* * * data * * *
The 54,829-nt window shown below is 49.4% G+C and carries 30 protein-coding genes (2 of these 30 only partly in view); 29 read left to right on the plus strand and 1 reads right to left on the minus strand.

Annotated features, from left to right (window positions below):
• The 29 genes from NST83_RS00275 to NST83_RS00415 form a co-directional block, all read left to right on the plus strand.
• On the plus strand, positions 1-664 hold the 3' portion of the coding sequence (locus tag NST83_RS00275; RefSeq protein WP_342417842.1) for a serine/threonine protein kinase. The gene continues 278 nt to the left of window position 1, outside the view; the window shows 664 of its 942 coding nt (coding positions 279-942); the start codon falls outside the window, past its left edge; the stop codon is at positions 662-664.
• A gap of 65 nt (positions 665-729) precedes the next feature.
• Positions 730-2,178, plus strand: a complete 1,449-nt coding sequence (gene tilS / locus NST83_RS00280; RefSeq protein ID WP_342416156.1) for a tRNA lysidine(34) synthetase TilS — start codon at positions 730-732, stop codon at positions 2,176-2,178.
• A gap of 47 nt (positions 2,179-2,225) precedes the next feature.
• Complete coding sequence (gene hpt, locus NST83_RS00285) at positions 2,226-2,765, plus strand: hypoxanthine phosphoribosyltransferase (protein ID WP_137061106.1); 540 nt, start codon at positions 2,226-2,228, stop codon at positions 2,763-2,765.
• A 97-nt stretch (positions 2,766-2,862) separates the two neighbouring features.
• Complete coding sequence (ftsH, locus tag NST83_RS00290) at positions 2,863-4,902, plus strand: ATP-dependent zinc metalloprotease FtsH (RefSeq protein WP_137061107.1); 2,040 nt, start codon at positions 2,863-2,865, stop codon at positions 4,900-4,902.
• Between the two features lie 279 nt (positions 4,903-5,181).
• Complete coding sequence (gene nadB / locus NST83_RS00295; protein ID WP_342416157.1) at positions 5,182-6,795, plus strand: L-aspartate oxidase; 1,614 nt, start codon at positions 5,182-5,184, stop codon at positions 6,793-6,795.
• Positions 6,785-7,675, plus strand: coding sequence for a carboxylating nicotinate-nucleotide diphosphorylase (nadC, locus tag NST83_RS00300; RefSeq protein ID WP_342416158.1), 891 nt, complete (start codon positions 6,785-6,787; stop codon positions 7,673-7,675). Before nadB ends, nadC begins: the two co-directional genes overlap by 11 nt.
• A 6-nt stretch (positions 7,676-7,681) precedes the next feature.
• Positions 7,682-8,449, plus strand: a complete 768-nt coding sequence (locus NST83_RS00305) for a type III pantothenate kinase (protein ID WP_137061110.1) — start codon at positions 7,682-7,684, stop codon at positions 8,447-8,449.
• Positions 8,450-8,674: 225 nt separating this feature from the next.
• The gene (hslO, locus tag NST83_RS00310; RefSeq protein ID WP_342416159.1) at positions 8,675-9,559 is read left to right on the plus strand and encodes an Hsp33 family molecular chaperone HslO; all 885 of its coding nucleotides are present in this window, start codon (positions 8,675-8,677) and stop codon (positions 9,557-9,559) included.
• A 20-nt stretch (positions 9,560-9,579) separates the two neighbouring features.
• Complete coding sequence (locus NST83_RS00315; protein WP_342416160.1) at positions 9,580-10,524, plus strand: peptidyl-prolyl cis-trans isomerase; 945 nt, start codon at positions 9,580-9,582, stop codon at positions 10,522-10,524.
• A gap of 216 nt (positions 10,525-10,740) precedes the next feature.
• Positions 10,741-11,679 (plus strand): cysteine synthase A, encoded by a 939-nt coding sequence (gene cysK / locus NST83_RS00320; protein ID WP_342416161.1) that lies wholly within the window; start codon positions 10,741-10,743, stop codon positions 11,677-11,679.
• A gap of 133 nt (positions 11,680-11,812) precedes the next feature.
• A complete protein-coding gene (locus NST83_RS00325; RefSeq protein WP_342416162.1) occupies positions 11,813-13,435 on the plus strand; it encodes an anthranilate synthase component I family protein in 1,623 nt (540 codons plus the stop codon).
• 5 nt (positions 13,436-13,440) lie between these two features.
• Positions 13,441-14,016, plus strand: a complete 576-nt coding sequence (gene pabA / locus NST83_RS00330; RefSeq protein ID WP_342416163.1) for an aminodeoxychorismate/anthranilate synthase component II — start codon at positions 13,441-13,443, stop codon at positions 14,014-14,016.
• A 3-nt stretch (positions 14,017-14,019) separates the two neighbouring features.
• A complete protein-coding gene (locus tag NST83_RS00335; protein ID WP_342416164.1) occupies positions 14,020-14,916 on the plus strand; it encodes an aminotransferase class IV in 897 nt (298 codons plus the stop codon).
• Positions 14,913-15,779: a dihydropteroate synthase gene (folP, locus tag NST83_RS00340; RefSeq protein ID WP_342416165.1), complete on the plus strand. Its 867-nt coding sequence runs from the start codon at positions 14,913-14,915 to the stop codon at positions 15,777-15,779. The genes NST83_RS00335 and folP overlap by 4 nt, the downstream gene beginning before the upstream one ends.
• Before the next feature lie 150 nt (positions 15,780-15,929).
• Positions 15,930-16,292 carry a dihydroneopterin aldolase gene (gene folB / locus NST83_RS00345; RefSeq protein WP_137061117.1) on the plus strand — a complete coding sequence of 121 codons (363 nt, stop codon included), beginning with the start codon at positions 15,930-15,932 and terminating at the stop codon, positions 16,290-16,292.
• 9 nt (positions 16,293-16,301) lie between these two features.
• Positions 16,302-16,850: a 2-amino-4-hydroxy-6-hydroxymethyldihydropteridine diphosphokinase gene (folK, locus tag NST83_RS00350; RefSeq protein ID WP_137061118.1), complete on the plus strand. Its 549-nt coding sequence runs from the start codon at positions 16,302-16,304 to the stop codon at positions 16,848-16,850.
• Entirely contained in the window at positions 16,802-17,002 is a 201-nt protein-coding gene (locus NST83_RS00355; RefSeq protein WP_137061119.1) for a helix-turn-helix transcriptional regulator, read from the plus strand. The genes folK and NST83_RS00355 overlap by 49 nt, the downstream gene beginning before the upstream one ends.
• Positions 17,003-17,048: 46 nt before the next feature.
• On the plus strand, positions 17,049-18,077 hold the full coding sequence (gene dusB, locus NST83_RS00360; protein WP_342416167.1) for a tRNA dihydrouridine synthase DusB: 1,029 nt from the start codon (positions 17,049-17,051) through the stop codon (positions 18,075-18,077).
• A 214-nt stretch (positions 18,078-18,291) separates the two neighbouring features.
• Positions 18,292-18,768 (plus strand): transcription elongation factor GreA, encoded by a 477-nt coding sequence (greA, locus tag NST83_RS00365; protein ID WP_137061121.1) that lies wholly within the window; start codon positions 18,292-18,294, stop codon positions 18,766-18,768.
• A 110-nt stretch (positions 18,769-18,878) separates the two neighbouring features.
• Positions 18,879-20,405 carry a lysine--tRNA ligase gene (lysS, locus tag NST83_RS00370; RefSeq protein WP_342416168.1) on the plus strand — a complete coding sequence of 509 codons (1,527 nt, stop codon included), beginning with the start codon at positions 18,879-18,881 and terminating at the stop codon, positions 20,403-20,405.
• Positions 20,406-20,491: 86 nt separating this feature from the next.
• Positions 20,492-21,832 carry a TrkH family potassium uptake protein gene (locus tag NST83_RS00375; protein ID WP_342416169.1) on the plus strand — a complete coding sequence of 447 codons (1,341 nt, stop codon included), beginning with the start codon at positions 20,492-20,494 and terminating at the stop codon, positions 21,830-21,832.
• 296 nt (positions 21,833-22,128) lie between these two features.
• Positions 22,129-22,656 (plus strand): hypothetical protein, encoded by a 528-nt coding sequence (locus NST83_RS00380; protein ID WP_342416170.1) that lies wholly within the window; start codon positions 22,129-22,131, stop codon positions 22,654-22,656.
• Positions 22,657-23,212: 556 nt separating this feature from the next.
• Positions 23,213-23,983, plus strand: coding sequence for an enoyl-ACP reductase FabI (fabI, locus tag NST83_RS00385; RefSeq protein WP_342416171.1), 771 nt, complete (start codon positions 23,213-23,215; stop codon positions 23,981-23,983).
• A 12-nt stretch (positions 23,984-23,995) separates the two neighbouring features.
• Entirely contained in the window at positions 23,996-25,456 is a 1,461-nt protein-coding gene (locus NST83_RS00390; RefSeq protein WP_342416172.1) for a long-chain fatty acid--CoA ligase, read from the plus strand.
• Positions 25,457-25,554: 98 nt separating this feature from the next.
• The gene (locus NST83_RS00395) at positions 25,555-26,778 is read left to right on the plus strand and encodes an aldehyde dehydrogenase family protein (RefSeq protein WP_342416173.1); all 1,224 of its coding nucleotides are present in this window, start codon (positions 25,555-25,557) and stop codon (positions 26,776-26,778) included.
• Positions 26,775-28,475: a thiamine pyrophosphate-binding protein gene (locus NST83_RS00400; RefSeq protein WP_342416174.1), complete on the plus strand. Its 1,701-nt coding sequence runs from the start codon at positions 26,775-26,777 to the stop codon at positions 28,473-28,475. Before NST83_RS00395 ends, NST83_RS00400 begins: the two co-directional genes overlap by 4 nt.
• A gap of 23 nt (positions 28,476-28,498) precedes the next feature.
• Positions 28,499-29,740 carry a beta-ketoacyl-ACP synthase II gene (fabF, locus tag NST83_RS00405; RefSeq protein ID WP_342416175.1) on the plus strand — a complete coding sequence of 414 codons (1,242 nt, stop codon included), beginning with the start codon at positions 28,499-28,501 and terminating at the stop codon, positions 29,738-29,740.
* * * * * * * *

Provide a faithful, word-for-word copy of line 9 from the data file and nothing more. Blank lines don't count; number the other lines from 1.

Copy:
• A 97-nt stretch (positions 2,766-2,862) separates the two neighbouring features.